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A note from UnstoppableJuggernaut

Hello mighty readers of Fool!

Today I would like to do a shoutout that feels like it needs no introduction. Void Herald has come out with a new fiction that I'm really excited about: Underland. This is a darker fantasy that's not a litRPG, and has a unique magic system. Very similar to Bloodborne in tone, and what a coincidence is that? Since I was just talking about Bloodborne 2 yesterday!

I really suggest checking it out. 

Alrighty, let's finish this fight like Master Chief. He doesn't afraid of anything.

The flight potion released in a cloud, mixing with the dust and spraying over Alex and his captor. The monster continued assaulting him, desperate to get around his shield with its claws.

Alex’s mind raced in confusion

Why wasn’t-

‘Breath!’ he thought. ‘It hadn’t cried out when Claygon had hit it! It's not coughing from the dust! The bloody thing is holding its breath!’

He shot the forceball behind his head and began spinning it around, whipping the dust and potion-cloud directly at its eyes. The monster snorted, shaking its head as the gaseous mixture flew into its face.

Choo.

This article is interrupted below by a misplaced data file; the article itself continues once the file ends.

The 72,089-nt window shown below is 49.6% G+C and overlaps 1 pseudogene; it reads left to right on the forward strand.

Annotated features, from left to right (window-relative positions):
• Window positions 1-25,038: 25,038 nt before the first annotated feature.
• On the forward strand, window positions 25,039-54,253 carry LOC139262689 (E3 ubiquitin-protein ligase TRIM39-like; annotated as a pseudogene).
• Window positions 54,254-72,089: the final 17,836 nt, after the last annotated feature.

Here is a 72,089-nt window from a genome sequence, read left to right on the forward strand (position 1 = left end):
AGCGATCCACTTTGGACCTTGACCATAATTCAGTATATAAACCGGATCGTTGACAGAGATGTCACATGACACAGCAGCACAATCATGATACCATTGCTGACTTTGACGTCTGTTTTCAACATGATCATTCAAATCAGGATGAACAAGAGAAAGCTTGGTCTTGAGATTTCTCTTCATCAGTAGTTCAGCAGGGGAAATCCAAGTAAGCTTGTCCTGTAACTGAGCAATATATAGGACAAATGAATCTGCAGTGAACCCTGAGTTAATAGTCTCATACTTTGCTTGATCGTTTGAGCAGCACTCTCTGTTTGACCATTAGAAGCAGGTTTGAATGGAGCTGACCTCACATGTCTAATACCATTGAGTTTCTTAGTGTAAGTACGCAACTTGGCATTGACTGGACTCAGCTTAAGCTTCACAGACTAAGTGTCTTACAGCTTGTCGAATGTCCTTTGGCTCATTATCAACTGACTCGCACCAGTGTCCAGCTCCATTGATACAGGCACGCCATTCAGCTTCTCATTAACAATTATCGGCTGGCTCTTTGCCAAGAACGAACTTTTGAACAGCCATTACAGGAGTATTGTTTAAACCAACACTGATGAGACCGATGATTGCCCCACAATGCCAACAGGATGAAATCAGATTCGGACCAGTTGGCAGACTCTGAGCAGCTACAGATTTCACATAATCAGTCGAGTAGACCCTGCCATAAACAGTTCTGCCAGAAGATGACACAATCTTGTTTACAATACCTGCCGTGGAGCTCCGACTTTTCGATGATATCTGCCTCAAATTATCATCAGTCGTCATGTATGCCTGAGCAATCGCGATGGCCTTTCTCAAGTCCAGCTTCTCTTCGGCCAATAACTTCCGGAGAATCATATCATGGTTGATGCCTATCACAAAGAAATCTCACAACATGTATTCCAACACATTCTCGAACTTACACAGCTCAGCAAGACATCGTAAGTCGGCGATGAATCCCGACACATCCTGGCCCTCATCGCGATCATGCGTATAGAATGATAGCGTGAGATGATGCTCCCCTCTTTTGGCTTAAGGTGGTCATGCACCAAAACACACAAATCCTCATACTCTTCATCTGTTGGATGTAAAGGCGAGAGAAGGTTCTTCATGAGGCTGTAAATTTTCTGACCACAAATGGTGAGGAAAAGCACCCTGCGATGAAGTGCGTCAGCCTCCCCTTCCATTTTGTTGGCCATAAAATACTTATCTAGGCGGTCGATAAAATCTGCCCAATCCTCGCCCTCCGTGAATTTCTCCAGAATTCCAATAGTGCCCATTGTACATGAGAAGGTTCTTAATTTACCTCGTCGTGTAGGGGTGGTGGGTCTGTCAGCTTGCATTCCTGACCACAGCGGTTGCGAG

A powerful sneeze erupted from the creature, immediately followed by a gasp as it sucked in a deep breath of air. A breath of air filled with potion.

Its eyes went wide with realization. It knew what the gas could do.

Whoosh!

Alex was rolled to the side as the monster suddenly shot away, striking a wall with a howl of pain.

Bang! Bang! Bang! Bang! Bang!

The creature slammed into the granary floor, walls, ceiling and beams with horrifying force. Alex climbed to his feet—protected from the gas by his Orb of Air—and watched the beast crash through shelves loaded with flour sacks.

Crnch.

Wood splintered as the white powder was scattered all around him.

Scrrrp.

The monster's screams rose to ear-piercing shrieks with each impact.

A bloody arm flew end over end past Alex’s head, torn from the monster by the flight magic pulling the limb one way, while the body was dragged another.

Crack!

Something cracked as the monster slammed into Claygon’s massive body and bounced off.